More than anything, Americans need to know that living in Canada is not a consolation prize. Living in Canada is like hitting the cultural and geographical jackpot. A country rich in diversity, where natural resources abound and the scenery will take your breath away. A country whose musical contributions include Neil Young, Joni Mitchell and Drake. While we sympathize with our American friends, we're busy opening our borders to refugees who really need it, not privileged people with a lousy Republican candidate.
I have faith in my American friends. I have faith that they'll make the right decision on election day. And I'm all about telling America it's already great, because I live there and I see it for myself every day. But let's be clear -- Canada isn't a second-rate alternative. Living in Canada is a privilege.
Follow HuffPost Canada Blogs on Facebook
Also on HuffPost:
Launching his Presidential bid last June, Donald Trump held up his financial statement to prove he had assets worth a total of $9 billion. In a tasteless boast, Trump went on to reveal he refused a bank's loan of $4bn. He said: “I don’t need it. I don’t want it. And I’ve been there.” While millions of Americans continue to suffer the effects of sluggish economic growth, Trump is blissfully unaffected. Well, that's how he makes it sound.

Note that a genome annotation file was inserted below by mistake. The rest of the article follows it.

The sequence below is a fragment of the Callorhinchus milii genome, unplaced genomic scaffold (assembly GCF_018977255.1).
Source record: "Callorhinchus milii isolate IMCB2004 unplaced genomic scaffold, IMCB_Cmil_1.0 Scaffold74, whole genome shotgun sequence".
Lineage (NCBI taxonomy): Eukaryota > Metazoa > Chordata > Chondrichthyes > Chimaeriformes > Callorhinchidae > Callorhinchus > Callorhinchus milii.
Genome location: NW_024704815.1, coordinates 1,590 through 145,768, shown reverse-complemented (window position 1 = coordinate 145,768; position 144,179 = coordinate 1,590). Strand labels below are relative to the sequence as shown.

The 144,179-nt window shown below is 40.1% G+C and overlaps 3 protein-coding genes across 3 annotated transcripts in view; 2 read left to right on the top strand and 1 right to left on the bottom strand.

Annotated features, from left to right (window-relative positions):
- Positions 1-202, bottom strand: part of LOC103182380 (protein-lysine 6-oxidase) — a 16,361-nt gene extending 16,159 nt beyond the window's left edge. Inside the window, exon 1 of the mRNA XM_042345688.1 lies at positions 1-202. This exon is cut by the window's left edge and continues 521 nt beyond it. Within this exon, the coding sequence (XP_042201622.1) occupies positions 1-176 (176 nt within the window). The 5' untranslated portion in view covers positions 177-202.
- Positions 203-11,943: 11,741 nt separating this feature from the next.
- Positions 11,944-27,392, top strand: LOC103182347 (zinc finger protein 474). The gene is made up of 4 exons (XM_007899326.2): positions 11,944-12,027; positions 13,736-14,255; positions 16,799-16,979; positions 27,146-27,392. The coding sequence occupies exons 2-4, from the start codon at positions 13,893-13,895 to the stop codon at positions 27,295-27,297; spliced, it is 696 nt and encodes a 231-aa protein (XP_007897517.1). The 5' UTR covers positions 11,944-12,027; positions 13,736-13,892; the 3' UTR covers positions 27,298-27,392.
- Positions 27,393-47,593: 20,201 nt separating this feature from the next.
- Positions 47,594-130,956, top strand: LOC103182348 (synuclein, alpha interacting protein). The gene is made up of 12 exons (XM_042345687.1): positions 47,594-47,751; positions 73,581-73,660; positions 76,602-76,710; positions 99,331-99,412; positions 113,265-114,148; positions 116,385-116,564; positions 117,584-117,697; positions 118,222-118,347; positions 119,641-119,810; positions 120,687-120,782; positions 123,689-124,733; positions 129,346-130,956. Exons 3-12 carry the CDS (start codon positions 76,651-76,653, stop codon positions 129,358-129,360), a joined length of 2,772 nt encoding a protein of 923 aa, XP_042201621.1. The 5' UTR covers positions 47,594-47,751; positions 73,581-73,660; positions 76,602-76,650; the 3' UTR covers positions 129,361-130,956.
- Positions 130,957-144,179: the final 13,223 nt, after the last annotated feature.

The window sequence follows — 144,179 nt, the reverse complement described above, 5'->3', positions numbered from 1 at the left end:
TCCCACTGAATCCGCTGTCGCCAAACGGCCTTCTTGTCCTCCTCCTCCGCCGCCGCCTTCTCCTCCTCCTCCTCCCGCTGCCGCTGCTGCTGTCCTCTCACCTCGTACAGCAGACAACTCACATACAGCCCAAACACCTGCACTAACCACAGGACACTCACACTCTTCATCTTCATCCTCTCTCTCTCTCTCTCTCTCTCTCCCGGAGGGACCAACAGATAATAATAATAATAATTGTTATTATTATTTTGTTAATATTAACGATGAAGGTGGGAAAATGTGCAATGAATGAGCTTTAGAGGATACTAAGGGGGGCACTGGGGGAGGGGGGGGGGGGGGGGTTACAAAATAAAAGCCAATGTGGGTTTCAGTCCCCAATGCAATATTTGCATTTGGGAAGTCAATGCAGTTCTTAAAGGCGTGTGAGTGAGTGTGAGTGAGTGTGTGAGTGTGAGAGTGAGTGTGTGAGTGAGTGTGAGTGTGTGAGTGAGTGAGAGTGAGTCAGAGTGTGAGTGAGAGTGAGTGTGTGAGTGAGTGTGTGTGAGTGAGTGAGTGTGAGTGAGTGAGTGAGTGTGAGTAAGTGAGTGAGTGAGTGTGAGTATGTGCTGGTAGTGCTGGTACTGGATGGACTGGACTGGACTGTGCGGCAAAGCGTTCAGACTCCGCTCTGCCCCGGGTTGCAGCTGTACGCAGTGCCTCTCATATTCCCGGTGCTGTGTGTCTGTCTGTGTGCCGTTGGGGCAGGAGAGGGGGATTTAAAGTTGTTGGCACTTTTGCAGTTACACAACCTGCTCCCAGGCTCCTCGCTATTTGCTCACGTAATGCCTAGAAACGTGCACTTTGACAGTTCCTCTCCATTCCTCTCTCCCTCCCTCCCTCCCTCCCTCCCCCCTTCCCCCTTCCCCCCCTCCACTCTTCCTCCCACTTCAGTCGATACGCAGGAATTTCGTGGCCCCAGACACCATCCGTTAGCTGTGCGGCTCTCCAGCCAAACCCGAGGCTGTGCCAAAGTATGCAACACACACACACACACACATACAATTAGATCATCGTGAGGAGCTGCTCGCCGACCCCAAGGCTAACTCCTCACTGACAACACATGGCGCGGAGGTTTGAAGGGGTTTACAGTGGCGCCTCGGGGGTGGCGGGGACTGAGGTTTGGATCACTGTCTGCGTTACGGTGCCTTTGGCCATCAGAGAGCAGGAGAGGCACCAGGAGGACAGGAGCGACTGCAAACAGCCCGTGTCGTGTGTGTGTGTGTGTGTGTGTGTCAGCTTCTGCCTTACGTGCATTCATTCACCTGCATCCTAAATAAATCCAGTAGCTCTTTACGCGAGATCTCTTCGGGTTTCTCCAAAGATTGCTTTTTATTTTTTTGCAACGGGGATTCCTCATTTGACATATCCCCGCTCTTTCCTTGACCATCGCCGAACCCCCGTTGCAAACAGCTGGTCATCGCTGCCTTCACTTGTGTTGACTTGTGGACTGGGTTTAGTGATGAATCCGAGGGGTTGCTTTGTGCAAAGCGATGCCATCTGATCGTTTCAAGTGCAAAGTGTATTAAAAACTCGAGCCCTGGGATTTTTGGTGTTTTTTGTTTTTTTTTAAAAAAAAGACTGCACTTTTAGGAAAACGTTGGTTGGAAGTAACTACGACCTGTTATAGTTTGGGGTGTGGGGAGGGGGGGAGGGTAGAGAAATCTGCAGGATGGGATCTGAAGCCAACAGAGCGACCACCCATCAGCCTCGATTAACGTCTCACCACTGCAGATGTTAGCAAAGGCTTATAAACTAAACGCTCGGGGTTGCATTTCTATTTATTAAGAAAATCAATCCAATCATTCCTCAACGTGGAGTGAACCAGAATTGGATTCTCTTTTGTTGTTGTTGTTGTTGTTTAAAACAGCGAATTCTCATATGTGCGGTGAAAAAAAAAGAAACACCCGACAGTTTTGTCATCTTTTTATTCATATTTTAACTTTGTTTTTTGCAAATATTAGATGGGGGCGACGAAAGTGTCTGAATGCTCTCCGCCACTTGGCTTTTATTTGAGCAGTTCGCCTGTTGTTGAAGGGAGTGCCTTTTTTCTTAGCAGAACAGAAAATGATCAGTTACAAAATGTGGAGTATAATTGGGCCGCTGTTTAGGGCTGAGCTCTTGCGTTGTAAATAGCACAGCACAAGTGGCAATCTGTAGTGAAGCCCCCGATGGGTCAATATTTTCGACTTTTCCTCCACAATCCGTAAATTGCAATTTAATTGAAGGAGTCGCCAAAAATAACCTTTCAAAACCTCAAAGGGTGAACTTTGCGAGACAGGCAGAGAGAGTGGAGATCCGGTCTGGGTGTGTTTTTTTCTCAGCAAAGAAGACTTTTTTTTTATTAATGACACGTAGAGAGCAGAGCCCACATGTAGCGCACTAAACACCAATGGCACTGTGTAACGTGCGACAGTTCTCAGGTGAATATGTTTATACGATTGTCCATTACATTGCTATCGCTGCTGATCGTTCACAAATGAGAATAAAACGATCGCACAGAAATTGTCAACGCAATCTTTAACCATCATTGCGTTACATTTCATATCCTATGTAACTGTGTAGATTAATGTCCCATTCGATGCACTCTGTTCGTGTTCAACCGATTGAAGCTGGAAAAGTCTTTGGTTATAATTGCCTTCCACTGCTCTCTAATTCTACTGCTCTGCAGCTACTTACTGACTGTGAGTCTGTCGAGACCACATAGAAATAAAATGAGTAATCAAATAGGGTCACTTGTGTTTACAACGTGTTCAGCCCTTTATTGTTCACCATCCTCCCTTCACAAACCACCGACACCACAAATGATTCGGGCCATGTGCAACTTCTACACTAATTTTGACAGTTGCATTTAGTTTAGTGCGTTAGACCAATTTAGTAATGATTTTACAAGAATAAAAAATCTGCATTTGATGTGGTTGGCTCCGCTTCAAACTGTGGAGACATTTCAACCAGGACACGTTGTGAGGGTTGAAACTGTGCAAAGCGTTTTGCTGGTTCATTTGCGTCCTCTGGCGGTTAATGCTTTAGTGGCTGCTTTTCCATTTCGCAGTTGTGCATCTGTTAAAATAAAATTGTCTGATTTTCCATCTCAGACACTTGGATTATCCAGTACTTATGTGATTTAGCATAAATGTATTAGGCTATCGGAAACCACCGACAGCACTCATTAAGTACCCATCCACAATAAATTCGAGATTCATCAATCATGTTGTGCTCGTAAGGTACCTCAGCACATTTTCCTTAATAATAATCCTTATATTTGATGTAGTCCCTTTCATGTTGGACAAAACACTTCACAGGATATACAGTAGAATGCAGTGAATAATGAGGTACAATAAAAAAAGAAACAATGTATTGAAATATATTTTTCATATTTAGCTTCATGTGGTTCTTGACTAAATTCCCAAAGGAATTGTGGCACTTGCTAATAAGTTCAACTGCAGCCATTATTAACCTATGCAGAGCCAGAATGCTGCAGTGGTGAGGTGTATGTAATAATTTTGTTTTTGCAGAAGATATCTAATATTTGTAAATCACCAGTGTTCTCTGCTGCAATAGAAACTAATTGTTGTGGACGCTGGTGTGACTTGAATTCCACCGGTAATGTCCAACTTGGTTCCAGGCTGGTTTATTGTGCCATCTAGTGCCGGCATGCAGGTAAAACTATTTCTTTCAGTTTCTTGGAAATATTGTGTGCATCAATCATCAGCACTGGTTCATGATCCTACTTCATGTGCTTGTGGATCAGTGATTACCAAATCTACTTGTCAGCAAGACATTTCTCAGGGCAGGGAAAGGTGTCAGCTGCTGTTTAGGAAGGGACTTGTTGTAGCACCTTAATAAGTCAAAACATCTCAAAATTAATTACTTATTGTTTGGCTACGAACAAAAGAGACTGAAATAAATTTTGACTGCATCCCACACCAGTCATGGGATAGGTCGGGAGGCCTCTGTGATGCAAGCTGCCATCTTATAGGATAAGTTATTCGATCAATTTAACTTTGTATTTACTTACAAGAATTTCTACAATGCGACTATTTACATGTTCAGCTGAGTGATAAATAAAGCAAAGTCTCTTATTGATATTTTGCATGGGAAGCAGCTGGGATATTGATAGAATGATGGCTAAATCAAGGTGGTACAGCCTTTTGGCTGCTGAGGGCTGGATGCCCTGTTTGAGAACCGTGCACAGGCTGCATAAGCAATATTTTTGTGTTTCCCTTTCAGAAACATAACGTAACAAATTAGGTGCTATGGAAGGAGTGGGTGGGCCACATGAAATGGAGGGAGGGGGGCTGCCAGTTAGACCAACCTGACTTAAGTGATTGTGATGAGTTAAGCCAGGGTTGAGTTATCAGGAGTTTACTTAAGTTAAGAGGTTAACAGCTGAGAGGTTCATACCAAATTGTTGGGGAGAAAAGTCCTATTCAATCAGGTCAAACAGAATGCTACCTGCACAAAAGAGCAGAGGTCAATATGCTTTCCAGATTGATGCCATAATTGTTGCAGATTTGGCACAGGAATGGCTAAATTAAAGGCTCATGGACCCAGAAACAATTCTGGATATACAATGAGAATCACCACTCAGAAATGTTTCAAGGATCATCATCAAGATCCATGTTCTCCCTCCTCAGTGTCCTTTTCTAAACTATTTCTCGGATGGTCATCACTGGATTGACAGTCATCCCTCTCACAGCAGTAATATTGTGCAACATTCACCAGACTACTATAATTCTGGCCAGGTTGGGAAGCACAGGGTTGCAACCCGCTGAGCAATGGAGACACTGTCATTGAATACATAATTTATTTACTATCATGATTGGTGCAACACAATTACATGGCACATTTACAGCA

Trump says he's never had to withdraw cash from a cashpoint. During an appearance on 'Late Night with Conan O'Brien', Trump said that he'd never seen the need to use ATMs, all the while hinting at his extraordinary wealth.
Like many of his voters, money is always on Trump's mind. But unlike those struggling to make ends meet, Trump is more concerned with the perception of his wealth, which he says is "more than $9 bn". When an author suggested Trump had a net worth of less than $300m, the property tycoon sued him for libel. Yet during testimony, Trump admitted his own estimations depend on his "feelings". It was reported Trump said: "Yes, even my own feelings (guide estimates of my wealth), as to where the world is, where the world is going, and that can change rapidly from day to day." Trump lost the libel case.
Despite pretending to offer something different from the tired-old ways of Washington, Trump has admitted that he's more than willing to use dubious non-facts and statistics in an effort to further his White House ambitions. In a remarkable exchange with FOX News host Bill O'Reilly, the famously impertinent presenter took exception to flawed statistics banded about by Trump. O’Reilly: This bothered me, I gotta tell ya. You tweeted out that whites killed by blacks — these are statistics you picked out from somewhere — at a rate of 81 percent. And that’s totally wrong. Whites killed by blacks is 15 percent, yet you tweeted it was 81 percent. Now … Trump: Bill, I didn’t tweet, I retweeted somebody that was supposedly an expert, and it was also a radio show. O’Reilly: Yeah, but you don’t wanna be. … Why do you want to be in that zone? Trump: Hey, Bill, Bill, am I gonna check every statistic? I get millions and millions of people, @RealDonaldTrump, by the way. O’Reilly: You gotta, you’re a presidential contender, you gotta check ’em.